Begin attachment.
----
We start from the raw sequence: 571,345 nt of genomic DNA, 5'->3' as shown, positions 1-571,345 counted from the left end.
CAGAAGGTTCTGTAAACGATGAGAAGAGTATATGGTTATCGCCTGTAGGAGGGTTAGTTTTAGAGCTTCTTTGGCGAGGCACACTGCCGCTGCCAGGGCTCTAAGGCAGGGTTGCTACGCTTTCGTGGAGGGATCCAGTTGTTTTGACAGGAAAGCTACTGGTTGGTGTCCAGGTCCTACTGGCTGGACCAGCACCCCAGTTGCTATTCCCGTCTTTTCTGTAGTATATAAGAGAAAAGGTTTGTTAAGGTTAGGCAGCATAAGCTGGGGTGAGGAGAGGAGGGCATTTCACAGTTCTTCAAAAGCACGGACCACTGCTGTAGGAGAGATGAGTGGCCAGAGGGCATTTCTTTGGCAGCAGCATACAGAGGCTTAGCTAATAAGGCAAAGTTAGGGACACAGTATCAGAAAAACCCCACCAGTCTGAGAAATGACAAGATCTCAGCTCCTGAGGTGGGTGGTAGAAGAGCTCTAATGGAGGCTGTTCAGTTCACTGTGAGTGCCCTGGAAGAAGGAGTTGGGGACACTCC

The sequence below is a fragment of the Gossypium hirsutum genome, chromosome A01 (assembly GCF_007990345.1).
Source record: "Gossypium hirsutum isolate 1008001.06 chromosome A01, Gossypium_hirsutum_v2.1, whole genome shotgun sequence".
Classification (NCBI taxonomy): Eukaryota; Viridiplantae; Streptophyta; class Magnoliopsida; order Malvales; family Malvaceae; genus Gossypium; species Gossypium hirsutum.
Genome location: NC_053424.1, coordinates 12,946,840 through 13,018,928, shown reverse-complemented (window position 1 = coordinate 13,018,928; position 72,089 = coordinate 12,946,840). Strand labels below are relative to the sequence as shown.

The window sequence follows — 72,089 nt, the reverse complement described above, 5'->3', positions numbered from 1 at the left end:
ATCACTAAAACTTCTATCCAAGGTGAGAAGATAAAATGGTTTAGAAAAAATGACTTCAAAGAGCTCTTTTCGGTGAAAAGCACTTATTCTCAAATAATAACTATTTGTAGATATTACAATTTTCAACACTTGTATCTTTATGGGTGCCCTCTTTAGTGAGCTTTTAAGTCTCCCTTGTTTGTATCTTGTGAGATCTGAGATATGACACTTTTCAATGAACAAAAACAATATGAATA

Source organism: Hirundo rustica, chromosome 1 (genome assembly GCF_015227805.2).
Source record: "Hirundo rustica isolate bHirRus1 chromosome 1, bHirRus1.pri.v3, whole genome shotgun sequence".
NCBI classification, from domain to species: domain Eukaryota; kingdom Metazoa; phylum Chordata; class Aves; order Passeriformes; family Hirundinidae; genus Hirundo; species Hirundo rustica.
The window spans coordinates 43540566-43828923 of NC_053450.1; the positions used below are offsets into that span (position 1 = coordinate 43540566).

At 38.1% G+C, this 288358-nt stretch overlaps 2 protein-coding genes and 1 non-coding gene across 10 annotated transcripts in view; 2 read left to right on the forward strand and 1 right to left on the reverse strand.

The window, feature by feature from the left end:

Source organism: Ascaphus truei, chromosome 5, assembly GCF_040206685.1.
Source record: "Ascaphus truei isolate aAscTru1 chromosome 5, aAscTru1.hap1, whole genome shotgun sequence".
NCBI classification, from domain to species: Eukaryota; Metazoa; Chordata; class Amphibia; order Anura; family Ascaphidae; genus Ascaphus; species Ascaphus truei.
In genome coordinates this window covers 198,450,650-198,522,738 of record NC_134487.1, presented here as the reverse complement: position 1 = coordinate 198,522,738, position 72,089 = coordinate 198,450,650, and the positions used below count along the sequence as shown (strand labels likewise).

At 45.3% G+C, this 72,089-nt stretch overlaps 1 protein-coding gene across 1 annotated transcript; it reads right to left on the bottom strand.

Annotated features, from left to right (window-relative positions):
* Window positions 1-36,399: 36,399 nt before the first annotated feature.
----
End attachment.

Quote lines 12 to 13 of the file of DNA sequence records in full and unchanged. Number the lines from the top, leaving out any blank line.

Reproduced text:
The window spans coordinates 43540566-43828923 of NC_053450.1; the positions used below are offsets into that span (position 1 = coordinate 43540566).

At 38.1% G+C, this 288358-nt stretch overlaps 2 protein-coding genes and 1 non-coding gene across 10 annotated transcripts in view; 2 read left to right on the forward strand and 1 right to left on the reverse strand.